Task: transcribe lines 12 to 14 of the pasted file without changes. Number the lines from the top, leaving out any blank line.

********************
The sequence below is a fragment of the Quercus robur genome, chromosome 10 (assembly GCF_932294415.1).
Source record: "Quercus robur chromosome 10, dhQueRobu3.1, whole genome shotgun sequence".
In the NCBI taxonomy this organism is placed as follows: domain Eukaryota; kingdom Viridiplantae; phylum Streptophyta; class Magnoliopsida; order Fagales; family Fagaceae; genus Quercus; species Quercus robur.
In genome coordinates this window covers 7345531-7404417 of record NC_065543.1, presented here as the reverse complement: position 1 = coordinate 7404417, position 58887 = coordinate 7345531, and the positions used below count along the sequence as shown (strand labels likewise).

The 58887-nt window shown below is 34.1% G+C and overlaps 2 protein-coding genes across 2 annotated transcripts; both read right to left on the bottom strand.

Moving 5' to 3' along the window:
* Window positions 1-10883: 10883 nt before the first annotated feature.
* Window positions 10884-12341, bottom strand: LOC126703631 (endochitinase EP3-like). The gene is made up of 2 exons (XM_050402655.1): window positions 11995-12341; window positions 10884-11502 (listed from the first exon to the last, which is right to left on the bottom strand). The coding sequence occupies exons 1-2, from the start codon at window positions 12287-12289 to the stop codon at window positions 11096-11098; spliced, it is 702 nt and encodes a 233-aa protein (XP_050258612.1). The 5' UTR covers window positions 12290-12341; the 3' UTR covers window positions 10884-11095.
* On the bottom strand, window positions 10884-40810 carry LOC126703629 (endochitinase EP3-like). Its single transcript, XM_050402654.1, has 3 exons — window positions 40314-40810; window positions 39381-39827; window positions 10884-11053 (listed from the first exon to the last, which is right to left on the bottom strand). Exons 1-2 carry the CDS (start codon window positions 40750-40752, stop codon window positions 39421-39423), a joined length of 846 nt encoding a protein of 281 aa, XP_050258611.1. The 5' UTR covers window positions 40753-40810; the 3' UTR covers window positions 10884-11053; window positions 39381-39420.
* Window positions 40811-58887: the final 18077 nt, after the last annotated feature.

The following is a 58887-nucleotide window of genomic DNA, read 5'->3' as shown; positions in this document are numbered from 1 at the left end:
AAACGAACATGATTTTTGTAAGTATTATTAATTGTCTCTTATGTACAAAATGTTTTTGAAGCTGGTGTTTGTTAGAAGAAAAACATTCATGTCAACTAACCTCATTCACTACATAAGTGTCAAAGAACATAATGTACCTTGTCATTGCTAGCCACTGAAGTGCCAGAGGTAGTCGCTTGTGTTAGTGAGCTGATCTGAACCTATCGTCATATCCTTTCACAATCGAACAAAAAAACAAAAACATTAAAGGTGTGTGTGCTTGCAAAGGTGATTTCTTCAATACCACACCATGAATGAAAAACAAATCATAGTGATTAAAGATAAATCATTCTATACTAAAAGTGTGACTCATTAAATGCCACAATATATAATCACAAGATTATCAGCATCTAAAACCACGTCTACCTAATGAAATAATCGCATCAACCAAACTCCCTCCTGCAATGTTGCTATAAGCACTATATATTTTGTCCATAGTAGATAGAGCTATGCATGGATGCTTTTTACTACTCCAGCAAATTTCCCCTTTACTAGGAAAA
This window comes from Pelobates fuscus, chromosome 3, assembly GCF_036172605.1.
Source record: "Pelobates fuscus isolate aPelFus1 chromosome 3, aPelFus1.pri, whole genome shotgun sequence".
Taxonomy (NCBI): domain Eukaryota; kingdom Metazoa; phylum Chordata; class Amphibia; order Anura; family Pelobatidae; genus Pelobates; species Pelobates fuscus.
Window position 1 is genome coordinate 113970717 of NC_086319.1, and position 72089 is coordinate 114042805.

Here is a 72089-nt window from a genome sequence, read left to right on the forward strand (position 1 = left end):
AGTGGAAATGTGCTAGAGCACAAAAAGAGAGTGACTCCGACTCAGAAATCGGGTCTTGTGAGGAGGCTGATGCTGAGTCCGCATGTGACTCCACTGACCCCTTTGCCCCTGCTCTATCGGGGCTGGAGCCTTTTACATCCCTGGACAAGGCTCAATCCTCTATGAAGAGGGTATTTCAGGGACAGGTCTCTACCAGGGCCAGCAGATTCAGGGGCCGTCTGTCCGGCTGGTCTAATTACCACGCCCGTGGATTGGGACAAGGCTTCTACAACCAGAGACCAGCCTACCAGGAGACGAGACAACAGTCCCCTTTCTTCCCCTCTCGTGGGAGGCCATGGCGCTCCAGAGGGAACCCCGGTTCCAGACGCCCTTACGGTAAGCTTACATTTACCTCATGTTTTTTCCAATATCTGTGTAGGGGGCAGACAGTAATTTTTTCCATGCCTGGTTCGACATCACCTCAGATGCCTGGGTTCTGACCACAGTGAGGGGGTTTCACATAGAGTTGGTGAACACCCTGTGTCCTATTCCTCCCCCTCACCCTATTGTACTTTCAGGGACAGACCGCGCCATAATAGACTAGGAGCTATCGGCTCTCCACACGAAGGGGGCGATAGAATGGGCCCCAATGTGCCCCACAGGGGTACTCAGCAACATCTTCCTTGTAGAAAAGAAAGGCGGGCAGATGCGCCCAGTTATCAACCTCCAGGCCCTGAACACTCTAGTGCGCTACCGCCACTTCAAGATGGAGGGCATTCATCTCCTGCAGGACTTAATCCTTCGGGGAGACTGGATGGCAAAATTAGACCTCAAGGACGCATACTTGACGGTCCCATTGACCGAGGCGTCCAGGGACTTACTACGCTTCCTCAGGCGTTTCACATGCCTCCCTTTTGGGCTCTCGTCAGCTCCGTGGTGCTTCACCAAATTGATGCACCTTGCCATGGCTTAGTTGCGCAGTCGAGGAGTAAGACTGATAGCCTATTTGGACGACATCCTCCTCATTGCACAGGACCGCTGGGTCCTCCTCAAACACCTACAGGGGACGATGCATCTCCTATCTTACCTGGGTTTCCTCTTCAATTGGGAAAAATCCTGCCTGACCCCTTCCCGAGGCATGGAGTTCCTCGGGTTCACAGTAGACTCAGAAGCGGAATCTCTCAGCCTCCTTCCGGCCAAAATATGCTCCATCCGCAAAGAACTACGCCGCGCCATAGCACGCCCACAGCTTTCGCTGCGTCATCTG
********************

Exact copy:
AAACGAACATGATTTTTGTAAGTATTATTAATTGTCTCTTATGTACAAAATGTTTTTGAAGCTGGTGTTTGTTAGAAGAAAAACATTCATGTCAACTAACCTCATTCACTACATAAGTGTCAAAGAACATAATGTACCTTGTCATTGCTAGCCACTGAAGTGCCAGAGGTAGTCGCTTGTGTTAGTGAGCTGATCTGAACCTATCGTCATATCCTTTCACAATCGAACAAAAAAACAAAAACATTAAAGGTGTGTGTGCTTGCAAAGGTGATTTCTTCAATACCACACCATGAATGAAAAACAAATCATAGTGATTAAAGATAAATCATTCTATACTAAAAGTGTGACTCATTAAATGCCACAATATATAATCACAAGATTATCAGCATCTAAAACCACGTCTACCTAATGAAATAATCGCATCAACCAAACTCCCTCCTGCAATGTTGCTATAAGCACTATATATTTTGTCCATAGTAGATAGAGCTATGCATGGATGCTTTTTACTACTCCAGCAAATTTCCCCTTTACTAGGAAAA
This window comes from Pelobates fuscus, chromosome 3, assembly GCF_036172605.1.
Source record: "Pelobates fuscus isolate aPelFus1 chromosome 3, aPelFus1.pri, whole genome shotgun sequence".